Breaching the boundaries is not confined to the fiscal authorities asking central banks to do their heavy lifting. The Fed and other central banks have undertaken other actions that have blurred the distinction between monetary policy and fiscal policy, such as adopting credit policies that favor some industries or asset classes relative to others. Such steps were taken with the sincere belief that they were absolutely necessary to address the challenges posed by the financial crisis.
The clearest examples can be seen when the Federal Reserve established credit facilities to support markets for commercial paper and asset-backed securities. Most notable has been the effort by the Fed to support the housing market through its purchases of mortgage-backed securities. These credit allocations have not only breached the traditional boundaries between fiscal and monetary policy, they have generated pointed public criticisms of the Fed.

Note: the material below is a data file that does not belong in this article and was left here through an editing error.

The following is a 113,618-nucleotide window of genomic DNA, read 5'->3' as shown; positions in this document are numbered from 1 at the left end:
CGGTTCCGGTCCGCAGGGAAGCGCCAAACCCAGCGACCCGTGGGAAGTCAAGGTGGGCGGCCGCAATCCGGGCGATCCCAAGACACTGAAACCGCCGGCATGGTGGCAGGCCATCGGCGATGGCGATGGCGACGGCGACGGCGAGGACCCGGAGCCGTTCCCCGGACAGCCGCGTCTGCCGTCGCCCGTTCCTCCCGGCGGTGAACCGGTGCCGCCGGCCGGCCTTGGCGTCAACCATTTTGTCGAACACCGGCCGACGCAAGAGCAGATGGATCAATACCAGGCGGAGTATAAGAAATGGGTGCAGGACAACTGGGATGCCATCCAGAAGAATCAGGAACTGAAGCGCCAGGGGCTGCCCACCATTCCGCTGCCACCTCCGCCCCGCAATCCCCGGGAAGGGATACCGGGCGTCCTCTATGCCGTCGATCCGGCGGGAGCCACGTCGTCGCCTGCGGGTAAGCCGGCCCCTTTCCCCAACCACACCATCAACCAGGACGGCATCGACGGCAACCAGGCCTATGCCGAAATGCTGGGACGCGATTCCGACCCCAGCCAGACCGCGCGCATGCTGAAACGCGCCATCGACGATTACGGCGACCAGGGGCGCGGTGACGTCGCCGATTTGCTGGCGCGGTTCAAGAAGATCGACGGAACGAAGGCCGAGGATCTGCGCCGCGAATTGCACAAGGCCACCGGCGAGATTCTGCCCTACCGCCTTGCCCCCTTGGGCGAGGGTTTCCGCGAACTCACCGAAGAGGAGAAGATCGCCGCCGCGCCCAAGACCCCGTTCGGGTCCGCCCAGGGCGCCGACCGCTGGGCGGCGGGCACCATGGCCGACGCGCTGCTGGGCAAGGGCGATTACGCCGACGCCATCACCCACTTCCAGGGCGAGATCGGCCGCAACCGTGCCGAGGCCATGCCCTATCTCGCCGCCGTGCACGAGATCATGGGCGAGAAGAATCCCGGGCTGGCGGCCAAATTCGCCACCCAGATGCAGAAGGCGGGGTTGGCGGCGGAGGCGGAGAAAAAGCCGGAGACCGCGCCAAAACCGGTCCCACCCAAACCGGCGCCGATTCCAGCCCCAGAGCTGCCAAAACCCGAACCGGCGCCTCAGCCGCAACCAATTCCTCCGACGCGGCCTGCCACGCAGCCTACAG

Once a central bank ventures into fiscal policy, it is likely to find itself under increasing pressure from the private sector, financial markets, or the government to use its balance sheet to substitute for other fiscal decisions. Such actions by a central bank can create their own form of moral hazard, as markets and governments come to see central banks as instruments of fiscal policy, thus undermining incentives for fiscal discipline. This pressure can threaten the central bank’s independence in conducting monetary policy and thereby undermine monetary policy’s effectiveness in achieving its mandate.
In my view, this blurring of the boundaries between monetary and fiscal policies is fraught with risks. As I said, these boundaries arose for good reason, and we ignore their breach at our peril. I believe we must seek ways to restore the boundaries.
Another related issue facing central banks arises from the degree to which central banks have expanded their balance sheets. There are two dimensions to this issue. One is the composition of the balance sheet. In the U.S., for example, the balance sheet of the Federal Reserve has changed from one made up almost entirely of short-term U.S. Treasury securities to one that is mostly long-term Treasuries, plus significant quantities of long-term mortgage-backed securities. This concentration of housing-related securities is problematic because it is a form of credit allocation and thus violates the monetary/fiscal policy boundaries I just mentioned.